A prison gang is a group of inmates who perform criminal activity while incarcerated and after release. Often called Security Threat Groups or STGs by officials, these gangs typically feature a strict hierarchy of internal power and often brutal methods of both discipline and retribution. There are many prison gangs worldwide; experts suggest that some effectively rule entire prison systems from within the walls of a correctional house. Some experts also suggest that gangs are sometimes tolerated by prison officials as they provide a means of unofficial discipline.
Though prison is meant to cut criminals off from a life of crime in hopes of rehabilitation, many prisons are complex dens of criminal activity. Drug trafficking, prostitution, bribery, and money laundering are all common features of prison crime. A prison gang may have an affiliation with an outside group or gang, composed of previously incarcerated members and other initiates. Using connections between inside and outside members, gang leaders can continue to run criminal operations even while in jail.
Prison gangs are often divided by race, though some may also be divided by country of organization or gang affiliations on the outside. One of the best-documented gangs, the Aryan Brotherhood, is composed of white members who mostly profess racial hatred toward African Americans. The Aryan Brotherhood has long maintained an alliance with the Mexican Mafia, due to a shared hatred for African American gangs.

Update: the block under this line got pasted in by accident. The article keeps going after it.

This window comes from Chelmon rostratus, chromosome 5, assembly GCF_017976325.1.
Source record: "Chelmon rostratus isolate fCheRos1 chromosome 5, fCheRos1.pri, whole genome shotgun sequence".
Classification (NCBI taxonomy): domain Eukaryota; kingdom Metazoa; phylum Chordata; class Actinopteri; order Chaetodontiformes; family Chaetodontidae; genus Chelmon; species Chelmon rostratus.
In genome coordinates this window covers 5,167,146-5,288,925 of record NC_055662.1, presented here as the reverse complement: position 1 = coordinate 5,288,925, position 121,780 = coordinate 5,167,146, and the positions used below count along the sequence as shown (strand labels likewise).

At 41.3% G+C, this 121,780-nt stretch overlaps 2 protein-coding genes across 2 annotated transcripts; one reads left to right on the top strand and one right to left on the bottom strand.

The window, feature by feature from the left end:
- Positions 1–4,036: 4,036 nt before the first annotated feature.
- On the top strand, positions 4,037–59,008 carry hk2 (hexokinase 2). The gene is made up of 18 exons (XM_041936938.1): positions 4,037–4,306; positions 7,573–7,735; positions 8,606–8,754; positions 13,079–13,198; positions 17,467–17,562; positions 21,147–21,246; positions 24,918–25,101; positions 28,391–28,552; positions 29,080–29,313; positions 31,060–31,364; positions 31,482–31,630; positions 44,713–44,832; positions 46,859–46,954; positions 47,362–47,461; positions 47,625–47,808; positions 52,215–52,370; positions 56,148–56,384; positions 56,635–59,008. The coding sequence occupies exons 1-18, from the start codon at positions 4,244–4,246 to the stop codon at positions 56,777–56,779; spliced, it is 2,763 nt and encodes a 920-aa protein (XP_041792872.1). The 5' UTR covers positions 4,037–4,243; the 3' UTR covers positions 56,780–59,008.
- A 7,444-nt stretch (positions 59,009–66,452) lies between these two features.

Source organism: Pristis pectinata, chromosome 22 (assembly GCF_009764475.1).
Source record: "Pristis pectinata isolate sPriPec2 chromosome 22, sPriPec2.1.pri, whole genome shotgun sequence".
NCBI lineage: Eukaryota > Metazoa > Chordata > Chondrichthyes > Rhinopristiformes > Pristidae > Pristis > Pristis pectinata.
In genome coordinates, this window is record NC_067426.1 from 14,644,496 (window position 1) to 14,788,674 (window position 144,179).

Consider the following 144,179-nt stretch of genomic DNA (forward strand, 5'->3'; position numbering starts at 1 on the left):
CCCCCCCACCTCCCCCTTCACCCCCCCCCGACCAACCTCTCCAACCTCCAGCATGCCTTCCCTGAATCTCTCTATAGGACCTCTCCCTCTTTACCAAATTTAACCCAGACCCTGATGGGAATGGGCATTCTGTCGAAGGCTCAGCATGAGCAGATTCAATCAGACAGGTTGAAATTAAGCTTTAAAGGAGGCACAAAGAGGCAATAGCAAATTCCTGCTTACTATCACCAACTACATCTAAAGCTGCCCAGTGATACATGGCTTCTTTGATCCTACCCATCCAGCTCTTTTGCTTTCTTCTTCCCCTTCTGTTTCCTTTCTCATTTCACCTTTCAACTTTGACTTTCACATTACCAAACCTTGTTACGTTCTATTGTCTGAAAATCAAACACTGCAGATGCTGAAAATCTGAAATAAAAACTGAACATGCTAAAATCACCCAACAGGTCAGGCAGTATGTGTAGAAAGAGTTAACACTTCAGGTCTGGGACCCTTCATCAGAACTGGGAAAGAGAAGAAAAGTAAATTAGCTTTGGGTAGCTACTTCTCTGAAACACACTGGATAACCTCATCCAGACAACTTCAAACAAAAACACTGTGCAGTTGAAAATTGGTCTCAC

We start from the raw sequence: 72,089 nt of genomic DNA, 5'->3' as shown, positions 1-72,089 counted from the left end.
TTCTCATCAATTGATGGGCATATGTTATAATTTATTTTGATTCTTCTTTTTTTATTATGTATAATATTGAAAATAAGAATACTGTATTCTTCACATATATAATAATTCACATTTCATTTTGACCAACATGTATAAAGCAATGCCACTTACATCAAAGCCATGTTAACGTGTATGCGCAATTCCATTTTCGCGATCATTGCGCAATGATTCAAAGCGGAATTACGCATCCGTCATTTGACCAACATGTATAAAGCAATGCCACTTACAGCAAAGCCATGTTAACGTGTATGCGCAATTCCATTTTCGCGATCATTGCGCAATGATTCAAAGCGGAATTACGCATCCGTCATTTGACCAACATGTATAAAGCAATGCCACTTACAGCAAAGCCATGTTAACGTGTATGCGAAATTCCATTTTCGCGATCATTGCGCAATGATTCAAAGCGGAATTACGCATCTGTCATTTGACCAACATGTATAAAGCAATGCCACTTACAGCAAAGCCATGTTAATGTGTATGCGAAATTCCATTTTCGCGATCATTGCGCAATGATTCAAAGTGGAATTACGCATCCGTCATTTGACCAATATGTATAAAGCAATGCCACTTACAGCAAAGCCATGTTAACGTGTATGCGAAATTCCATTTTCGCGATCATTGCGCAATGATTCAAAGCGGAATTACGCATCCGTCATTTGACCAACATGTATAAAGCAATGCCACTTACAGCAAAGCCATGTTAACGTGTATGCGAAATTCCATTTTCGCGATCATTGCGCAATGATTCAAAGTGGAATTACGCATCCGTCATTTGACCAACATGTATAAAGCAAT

Initiation into a prison gang is typically a brutal process, sometimes known as a “blood in, blood out” agreement. This means that in order to get in, an initiate must kill or severely maim another prisoner, usually from a rival gang. Prison gang memberships are usually lifetime affiliations, meaning that a person in a “blood in, blood out” agreement may be horribly beaten or killed if he wants out of the gang. By such brutal methods, the gangs retain a coerced loyalty that is often continued after a prison sentence ends.
Even non-gang affiliated inmates may find themselves desperately in need of a gang membership. Non-affiliated inmates are sometimes at far more risk than gang members, as they have no form of protection within the prison. Robbery, beatings, rape, and even murder of inmates who do not belong to a gang are not uncommon, as gang members do not need to live in fear of retribution. Thus, even those that have no desire to join a gang may get involved with one simply in order to survive.
Though by stalemating one another through alliances, prison gangs may seem to keep a lid on anarchical violence, experts warn that this tenuous peace is neither desirable nor sustainable. Some officials believe the prison gang population is growing, posing ever more threats to other prisoners, prison workers, and outside civilians. Few experts can offer comprehensive solutions to ending the threat of gangs in prison, though officials often attempt to limit power by separating known gang leaders from any contact with other members.